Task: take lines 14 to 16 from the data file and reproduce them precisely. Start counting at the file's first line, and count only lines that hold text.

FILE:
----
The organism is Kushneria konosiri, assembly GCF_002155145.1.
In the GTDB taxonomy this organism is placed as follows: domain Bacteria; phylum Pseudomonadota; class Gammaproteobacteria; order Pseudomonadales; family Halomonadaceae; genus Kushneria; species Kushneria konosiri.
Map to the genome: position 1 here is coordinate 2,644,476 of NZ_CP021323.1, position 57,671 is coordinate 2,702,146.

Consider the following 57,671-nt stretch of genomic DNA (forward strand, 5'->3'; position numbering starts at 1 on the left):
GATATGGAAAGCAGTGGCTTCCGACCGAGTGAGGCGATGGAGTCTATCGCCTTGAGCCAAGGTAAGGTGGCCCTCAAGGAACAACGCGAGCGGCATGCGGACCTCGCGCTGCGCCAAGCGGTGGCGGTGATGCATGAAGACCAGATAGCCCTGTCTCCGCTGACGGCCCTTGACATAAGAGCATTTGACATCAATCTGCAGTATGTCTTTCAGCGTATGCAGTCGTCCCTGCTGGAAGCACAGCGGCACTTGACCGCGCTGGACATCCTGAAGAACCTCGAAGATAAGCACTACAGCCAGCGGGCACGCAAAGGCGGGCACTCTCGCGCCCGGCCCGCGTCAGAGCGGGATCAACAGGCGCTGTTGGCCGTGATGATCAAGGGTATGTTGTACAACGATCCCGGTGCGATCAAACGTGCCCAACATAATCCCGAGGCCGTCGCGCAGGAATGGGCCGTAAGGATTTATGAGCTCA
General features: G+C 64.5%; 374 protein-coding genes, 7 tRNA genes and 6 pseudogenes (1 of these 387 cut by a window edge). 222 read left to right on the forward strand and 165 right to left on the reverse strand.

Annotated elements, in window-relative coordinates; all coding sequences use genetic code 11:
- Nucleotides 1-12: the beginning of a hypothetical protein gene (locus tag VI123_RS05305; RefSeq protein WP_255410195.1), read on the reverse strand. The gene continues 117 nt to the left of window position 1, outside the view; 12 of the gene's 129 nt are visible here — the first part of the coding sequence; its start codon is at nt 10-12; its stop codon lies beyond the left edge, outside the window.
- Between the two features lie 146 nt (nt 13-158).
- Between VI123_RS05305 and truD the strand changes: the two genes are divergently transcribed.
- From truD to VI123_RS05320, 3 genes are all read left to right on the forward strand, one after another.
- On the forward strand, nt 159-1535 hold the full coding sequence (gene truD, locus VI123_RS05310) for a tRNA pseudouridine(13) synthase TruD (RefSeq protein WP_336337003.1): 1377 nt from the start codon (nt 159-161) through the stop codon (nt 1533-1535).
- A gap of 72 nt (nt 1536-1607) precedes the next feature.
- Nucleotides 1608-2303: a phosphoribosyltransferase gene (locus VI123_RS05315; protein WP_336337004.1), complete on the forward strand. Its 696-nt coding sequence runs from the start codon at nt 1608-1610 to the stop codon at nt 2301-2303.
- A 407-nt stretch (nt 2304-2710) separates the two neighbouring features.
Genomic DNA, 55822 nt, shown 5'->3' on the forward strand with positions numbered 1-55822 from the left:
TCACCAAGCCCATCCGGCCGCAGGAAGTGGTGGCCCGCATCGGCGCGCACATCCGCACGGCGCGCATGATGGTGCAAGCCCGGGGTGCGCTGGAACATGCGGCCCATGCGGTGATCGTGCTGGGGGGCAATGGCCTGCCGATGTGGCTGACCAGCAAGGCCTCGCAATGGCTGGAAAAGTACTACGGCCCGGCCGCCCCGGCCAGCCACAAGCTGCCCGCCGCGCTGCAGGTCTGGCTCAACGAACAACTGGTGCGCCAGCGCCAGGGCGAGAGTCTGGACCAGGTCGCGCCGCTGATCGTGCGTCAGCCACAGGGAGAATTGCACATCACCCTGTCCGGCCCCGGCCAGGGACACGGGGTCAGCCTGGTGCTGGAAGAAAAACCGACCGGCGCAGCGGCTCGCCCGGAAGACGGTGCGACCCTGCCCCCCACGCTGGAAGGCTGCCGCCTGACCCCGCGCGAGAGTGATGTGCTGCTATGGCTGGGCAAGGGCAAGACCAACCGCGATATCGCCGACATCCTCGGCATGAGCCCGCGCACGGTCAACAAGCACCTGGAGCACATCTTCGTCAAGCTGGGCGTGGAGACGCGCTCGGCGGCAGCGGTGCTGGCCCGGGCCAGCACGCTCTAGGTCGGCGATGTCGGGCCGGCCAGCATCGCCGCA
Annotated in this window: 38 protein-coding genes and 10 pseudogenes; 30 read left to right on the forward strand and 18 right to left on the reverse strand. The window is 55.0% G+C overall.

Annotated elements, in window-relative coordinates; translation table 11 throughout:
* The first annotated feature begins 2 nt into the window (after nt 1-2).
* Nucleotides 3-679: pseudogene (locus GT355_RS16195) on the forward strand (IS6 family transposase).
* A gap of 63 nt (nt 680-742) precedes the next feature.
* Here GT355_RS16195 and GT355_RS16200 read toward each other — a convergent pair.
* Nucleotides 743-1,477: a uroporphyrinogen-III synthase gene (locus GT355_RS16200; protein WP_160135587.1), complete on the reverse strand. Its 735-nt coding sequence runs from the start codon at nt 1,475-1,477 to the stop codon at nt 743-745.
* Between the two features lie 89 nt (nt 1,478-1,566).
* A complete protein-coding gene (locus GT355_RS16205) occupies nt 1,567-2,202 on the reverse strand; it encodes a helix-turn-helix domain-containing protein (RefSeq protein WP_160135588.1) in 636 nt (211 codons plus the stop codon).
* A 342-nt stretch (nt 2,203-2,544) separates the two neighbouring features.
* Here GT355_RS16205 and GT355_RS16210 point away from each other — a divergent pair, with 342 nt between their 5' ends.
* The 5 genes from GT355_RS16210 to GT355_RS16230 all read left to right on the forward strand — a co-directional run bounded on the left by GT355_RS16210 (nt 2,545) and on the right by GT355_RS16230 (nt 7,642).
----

- Nucleotides 1608-2303: a phosphoribosyltransferase gene (locus VI123_RS05315; protein WP_336337004.1), complete on the forward strand. Its 696-nt coding sequence runs from the start codon at nt 1608-1610 to the stop codon at nt 2301-2303.
- A 407-nt stretch (nt 2304-2710) separates the two neighbouring features.
Genomic DNA, 55822 nt, shown 5'->3' on the forward strand with positions numbered 1-55822 from the left: